Smoking linked to risk, progression of macular degeneration
Reuters
People who smoke, or have smoked a large number of cigarettes over time, are more likely to develop age-related macular degeneration or to have it worsen sooner, according to a long-term study.

Take a look at this different approach to cataract surgery
Daily News
Dr. Scott Greenbaum, an assistant clinical professor in the department of ophthalmology at New York University, developed the method for treating cataracts — the clouding of the eyes’ lenses — that eliminates the need for glasses in 90% of patients.

Learn symptoms of macular degeneration
The Courier Journal
Odds are that more than half of boomers will suffer at some point from an age-related eye problem. One of the biggies is macular degeneration (MD), and the risk increases substantially with age, starting at 2 percent at age 50 and jumping to 30 percent by age 75. All told, some 15 million Americans suffer from this condition, and it’s a major cause of losing the ability to perform everyday activities necessary to live independently.

 

Low Vision through the Ages

Posted on: August 26th, 2014 by lowvision

Even though many baby boomers place an emphasis on health, well-being, and prevention, many may be oblivious to the risk the have for developing low vision disorders. Protecting your eyes is a lifelong commitment and early detection is key to helping stem the progression of low vision disorders.

Below is a look at low vision disorders through the ages:

  • By age 80, more than half of all Americans have cataracts. However, the first signs of cataracts can emerge in your 40s and 50s. Routine eye exams can detect this health issue early.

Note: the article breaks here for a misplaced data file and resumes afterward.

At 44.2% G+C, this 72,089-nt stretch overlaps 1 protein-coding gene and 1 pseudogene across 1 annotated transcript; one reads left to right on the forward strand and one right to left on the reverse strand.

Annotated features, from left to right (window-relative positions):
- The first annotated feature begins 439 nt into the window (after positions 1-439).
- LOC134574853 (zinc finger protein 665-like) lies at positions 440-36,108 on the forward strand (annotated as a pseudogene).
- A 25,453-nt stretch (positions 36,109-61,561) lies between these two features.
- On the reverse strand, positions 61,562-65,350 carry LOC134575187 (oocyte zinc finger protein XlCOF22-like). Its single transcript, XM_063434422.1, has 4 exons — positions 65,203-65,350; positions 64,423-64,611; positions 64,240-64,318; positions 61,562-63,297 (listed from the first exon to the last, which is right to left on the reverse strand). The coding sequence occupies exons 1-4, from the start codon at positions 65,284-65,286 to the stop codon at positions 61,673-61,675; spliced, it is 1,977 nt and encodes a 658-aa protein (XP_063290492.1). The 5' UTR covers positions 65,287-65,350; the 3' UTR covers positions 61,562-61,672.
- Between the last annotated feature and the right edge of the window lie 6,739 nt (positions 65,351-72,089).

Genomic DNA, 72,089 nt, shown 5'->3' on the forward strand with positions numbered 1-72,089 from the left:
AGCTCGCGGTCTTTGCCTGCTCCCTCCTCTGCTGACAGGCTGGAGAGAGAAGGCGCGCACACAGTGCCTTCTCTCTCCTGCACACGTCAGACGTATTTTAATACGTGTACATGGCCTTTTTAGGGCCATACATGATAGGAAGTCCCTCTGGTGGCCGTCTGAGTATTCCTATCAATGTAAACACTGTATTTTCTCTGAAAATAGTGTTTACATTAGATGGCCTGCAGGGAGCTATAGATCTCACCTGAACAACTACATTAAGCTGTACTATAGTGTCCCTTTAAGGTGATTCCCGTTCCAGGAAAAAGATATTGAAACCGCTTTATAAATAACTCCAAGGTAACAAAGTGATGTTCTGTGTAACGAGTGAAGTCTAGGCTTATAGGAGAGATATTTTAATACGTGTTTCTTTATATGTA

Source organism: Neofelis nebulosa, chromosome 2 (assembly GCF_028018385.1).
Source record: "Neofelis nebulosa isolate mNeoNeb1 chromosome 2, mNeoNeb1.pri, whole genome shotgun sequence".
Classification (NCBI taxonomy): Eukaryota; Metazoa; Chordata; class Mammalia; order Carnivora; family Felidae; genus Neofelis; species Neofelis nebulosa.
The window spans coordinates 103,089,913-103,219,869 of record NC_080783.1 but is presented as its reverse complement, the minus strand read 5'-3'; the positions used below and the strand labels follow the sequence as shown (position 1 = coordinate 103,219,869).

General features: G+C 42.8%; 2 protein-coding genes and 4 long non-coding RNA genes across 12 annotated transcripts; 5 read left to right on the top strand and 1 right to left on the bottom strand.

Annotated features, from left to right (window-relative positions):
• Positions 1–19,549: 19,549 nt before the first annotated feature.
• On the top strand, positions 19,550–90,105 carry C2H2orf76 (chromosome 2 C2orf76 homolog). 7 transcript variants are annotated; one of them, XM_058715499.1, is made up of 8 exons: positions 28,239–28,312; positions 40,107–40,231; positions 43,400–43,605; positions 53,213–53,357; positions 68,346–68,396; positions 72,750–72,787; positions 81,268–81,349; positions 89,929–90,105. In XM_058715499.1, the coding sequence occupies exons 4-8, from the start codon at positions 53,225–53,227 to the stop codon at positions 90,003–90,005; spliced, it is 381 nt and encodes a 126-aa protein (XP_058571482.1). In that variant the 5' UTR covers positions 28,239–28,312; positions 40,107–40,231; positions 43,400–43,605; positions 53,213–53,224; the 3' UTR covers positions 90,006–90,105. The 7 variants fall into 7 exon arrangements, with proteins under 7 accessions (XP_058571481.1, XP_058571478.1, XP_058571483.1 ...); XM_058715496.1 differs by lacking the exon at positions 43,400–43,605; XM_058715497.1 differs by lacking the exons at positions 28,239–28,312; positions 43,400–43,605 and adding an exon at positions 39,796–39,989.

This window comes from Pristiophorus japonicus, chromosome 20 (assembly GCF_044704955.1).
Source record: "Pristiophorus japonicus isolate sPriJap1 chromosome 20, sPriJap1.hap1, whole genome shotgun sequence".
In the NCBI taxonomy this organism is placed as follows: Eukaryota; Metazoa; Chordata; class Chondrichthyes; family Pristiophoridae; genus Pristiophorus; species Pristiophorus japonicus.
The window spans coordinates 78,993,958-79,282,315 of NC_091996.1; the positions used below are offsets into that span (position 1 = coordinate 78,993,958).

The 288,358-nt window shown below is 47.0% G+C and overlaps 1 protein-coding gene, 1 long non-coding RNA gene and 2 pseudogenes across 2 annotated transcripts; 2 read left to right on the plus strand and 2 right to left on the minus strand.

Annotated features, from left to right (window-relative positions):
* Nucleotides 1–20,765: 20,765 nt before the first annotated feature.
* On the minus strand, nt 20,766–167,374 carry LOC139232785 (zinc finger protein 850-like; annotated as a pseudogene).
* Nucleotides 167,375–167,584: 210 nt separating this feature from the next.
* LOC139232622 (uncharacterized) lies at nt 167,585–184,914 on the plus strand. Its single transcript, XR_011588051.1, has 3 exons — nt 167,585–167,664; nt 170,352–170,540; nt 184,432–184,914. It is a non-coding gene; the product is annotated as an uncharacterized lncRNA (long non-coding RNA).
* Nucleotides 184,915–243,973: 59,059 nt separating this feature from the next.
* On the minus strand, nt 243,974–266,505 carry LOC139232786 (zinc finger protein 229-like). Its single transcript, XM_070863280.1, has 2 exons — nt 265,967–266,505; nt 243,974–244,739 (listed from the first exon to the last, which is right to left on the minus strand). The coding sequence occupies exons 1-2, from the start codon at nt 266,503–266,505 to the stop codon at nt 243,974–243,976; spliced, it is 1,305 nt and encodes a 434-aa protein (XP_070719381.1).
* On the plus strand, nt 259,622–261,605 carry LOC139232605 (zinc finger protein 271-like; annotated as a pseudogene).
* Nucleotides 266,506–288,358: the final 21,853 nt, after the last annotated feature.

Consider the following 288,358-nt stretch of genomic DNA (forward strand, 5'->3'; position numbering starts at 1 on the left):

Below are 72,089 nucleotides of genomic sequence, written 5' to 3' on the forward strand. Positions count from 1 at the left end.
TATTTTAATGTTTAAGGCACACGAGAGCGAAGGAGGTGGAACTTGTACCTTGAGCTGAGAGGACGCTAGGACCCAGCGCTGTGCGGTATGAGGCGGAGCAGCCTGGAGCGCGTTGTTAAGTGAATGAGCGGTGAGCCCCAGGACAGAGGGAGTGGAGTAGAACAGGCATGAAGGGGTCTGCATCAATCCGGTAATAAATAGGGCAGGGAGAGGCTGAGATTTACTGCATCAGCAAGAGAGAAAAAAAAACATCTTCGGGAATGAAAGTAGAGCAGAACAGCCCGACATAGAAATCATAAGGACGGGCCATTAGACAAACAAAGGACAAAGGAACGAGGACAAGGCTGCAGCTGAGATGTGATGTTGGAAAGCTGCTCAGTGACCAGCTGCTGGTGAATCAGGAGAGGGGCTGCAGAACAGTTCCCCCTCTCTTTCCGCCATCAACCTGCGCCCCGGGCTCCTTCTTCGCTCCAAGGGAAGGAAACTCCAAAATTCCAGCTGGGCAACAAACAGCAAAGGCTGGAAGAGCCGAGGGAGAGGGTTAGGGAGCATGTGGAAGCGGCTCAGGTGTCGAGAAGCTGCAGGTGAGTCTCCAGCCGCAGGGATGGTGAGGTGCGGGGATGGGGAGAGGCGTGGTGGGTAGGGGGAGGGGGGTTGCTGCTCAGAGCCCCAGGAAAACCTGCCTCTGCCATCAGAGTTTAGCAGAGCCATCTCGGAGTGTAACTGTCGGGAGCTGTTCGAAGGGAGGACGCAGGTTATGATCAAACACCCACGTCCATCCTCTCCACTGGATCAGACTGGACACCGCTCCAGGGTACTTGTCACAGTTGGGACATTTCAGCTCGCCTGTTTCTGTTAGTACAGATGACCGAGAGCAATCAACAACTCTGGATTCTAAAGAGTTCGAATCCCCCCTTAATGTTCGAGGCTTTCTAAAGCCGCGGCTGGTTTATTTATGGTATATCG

• Risk of age-related macular degeneration is commonly reported among individuals 60+, but accelerated cases are sometimes found in individuals in their 40s and 50s. Pnce diagnosed, treatment can preserve remaining vision.
  • Glaucoma is the second leading cause of blindness in the U.S. It most often occurs in people over age 40. People with a family history of glaucoma, African Americans over the age of 40, and Hispanics over the age of 60 are at an increased risk of developing this eye condition.
  • Cumulative UV damage from years of exposure can accelerate conditions like age-related macular degeneration and cataracts during older adulthood.

To safeguard your vision well into your golden years, be sure to:

  • Visit your eye doctor for annual comprehensive eye exams.
  • Be alert to how other health conditions like diabetes or high blood pressure can affect your vision.
  • Know that it’s never too late to start wearing sunglasses to protect your vision from ultraviolet rays.